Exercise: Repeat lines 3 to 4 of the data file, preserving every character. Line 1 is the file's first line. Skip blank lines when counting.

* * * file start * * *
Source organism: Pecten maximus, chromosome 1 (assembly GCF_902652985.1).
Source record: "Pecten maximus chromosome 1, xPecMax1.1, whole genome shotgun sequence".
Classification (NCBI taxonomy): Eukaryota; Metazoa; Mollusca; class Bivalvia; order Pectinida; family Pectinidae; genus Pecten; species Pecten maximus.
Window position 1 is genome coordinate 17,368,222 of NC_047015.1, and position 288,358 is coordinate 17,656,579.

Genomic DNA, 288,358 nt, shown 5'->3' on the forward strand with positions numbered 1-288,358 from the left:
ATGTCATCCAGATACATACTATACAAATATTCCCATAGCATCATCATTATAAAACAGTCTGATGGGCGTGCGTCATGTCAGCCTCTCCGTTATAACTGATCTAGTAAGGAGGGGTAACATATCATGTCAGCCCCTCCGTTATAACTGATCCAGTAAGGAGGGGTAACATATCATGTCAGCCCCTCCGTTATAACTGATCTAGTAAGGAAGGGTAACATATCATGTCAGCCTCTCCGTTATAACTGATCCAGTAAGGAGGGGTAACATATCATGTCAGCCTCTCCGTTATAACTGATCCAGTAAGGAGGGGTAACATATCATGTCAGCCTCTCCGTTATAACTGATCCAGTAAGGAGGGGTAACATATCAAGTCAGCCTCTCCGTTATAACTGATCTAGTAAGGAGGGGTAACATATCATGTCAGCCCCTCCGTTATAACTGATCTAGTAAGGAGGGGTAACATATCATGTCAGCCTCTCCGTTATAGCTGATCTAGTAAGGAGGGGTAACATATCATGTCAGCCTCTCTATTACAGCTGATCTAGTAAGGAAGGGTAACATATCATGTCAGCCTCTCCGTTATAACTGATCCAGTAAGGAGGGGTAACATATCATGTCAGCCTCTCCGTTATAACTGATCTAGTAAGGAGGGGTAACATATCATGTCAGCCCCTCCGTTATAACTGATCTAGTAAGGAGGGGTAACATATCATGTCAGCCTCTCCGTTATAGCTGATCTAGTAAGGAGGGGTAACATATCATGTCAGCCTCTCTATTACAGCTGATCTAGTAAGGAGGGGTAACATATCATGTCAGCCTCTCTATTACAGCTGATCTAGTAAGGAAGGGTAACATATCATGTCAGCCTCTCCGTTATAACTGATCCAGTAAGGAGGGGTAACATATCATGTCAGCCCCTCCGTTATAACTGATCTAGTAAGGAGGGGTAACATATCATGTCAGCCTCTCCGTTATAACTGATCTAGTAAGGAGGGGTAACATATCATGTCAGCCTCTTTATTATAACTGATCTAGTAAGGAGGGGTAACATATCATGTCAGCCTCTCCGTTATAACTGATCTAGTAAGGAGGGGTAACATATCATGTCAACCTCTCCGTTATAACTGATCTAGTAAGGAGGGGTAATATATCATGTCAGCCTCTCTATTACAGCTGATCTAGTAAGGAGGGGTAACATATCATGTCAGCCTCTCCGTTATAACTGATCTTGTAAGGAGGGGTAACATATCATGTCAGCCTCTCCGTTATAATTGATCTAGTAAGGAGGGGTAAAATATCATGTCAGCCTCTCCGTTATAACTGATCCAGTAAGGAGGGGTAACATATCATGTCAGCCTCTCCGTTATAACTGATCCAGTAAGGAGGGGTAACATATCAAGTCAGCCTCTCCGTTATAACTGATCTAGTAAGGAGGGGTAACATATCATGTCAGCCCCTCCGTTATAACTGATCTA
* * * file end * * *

Classification (NCBI taxonomy): Eukaryota; Metazoa; Mollusca; class Bivalvia; order Pectinida; family Pectinidae; genus Pecten; species Pecten maximus.
Window position 1 is genome coordinate 17,368,222 of NC_047015.1, and position 288,358 is coordinate 17,656,579.